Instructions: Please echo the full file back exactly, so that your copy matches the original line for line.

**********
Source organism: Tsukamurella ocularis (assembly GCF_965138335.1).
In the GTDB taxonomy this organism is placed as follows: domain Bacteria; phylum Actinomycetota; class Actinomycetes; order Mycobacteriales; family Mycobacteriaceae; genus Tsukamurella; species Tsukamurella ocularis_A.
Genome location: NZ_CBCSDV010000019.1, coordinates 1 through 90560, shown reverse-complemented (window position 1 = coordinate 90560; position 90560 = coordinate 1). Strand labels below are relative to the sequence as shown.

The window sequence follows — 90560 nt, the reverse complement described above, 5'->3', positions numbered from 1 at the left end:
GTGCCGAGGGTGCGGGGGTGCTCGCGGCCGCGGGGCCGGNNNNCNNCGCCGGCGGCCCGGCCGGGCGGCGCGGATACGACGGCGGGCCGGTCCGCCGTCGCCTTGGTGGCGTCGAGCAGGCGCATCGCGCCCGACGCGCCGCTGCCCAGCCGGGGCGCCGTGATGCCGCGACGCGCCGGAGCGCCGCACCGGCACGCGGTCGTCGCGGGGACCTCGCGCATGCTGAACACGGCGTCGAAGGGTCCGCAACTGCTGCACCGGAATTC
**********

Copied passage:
Source organism: Tsukamurella ocularis (assembly GCF_965138335.1).
In the GTDB taxonomy this organism is placed as follows: domain Bacteria; phylum Actinomycetota; class Actinomycetes; order Mycobacteriales; family Mycobacteriaceae; genus Tsukamurella; species Tsukamurella ocularis_A.
Genome location: NZ_CBCSDV010000019.1, coordinates 1 through 90560, shown reverse-complemented (window position 1 = coordinate 90560; position 90560 = coordinate 1). Strand labels below are relative to the sequence as shown.

The window sequence follows — 90560 nt, the reverse complement described above, 5'->3', positions numbered from 1 at the left end:
GTGCCGAGGGTGCGGGGGTGCTCGCGGCCGCGGGGCCGGNNNNCNNCGCCGGCGGCCCGGCCGGGCGGCGCGGATACGACGGCGGGCCGGTCCGCCGTCGCCTTGGTGGCGTCGAGCAGGCGCATCGCGCCCGACGCGCCGCTGCCCAGCCGGGGCGCCGTGATGCCGCGACGCGCCGGAGCGCCGCACCGGCACGCGGTCGTCGCGGGGACCTCGCGCATGCTGAACACGGCGTCGAAGGGTCCGCAACTGCTGCACCGGAATTC